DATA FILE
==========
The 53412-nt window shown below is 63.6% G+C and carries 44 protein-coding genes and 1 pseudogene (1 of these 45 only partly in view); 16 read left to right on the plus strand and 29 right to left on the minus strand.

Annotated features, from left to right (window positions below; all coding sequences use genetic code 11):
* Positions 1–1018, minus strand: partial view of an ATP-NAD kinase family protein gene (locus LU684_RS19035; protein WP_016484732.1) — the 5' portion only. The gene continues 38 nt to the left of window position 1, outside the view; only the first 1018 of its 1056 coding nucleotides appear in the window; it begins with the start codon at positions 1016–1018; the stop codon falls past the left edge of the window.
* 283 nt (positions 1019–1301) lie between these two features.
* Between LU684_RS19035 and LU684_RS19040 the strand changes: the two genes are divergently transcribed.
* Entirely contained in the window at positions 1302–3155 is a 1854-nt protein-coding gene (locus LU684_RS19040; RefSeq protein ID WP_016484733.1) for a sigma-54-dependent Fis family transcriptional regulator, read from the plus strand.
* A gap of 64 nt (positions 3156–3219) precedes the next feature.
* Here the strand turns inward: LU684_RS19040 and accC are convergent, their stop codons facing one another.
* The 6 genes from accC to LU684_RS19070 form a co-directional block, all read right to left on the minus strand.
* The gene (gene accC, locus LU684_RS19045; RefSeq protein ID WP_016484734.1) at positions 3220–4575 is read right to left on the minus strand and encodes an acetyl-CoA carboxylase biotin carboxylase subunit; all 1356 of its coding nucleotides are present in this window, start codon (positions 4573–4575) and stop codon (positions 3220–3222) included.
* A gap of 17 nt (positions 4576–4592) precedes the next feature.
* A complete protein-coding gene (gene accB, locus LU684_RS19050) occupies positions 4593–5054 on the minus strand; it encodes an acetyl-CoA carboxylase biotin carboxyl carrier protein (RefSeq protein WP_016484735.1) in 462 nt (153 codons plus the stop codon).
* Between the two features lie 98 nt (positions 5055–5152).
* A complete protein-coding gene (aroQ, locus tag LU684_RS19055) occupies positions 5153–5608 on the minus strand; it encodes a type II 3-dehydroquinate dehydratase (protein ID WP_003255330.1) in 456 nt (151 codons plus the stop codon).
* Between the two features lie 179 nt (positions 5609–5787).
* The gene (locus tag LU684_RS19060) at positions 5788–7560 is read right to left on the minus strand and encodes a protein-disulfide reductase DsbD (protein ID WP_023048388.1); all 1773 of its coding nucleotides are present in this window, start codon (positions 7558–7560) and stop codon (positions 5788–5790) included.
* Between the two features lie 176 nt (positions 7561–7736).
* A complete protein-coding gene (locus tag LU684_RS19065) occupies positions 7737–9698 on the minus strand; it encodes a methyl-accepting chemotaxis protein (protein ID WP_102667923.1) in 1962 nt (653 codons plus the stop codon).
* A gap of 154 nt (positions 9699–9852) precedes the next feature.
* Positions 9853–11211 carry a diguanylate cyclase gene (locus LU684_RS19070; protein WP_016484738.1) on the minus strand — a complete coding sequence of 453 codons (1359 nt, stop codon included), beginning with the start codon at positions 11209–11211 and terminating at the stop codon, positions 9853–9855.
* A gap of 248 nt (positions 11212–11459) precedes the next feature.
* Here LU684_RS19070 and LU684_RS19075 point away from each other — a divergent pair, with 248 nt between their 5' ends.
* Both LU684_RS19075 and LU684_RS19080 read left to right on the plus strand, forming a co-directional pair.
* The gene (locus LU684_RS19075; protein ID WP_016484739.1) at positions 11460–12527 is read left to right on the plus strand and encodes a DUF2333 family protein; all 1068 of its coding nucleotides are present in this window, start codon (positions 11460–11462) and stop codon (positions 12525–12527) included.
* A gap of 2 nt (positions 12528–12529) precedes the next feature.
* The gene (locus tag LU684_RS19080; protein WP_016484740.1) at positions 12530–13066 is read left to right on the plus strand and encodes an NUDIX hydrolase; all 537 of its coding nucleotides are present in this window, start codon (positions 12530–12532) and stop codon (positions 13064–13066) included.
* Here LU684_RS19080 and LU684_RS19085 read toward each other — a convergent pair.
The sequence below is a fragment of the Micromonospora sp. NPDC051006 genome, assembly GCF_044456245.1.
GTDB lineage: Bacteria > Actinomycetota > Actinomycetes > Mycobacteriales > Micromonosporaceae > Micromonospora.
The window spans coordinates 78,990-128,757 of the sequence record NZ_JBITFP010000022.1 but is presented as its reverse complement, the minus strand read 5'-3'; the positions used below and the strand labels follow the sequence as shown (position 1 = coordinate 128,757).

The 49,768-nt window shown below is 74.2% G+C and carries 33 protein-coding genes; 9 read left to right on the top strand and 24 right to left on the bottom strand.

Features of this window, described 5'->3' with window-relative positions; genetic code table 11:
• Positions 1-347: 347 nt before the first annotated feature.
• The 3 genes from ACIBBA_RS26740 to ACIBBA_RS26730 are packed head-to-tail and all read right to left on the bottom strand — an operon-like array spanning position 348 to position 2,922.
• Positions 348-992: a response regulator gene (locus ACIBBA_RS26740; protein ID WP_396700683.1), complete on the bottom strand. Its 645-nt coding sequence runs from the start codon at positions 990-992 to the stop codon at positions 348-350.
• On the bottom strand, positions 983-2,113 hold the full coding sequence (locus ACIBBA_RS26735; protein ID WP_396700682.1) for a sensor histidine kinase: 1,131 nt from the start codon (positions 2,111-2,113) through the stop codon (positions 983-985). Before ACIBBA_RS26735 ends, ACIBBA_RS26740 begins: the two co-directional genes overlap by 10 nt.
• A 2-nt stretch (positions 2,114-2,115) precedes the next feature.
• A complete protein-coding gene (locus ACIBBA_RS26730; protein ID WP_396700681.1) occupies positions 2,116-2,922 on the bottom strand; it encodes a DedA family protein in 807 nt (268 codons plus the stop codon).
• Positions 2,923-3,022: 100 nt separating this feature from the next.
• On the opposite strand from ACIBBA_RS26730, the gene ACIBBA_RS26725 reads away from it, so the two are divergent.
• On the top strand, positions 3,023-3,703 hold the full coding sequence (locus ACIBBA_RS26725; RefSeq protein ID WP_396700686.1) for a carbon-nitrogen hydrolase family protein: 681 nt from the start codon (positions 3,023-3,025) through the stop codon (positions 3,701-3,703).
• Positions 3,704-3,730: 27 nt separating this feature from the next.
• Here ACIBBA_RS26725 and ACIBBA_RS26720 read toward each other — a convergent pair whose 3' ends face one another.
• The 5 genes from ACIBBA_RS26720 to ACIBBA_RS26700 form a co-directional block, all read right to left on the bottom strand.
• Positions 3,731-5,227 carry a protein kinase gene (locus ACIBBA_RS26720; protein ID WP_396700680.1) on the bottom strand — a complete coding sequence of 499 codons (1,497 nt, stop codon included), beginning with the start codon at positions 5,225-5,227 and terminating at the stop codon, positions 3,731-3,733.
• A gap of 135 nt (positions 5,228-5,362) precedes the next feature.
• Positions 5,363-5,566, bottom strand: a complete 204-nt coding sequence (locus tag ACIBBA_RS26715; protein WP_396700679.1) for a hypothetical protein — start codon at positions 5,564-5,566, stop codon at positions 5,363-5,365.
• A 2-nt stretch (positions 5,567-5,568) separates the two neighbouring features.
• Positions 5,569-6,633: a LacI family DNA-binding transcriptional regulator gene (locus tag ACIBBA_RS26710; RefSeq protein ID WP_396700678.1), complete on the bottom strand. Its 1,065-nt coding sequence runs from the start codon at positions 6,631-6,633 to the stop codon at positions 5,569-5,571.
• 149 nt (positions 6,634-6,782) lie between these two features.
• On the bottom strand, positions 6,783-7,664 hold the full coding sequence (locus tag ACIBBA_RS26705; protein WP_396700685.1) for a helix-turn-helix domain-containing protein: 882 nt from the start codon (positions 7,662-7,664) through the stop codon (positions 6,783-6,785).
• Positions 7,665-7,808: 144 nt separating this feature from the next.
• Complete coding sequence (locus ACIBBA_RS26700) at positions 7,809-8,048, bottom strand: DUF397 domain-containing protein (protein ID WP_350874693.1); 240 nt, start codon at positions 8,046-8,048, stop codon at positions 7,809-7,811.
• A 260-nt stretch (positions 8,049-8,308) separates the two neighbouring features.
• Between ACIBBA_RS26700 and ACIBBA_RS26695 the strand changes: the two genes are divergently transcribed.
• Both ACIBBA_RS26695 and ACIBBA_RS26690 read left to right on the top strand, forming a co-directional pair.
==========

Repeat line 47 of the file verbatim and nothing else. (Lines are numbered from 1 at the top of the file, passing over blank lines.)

• Positions 5,363-5,566, bottom strand: a complete 204-nt coding sequence (locus tag ACIBBA_RS26715; protein WP_396700679.1) for a hypothetical protein — start codon at positions 5,564-5,566, stop codon at positions 5,363-5,365.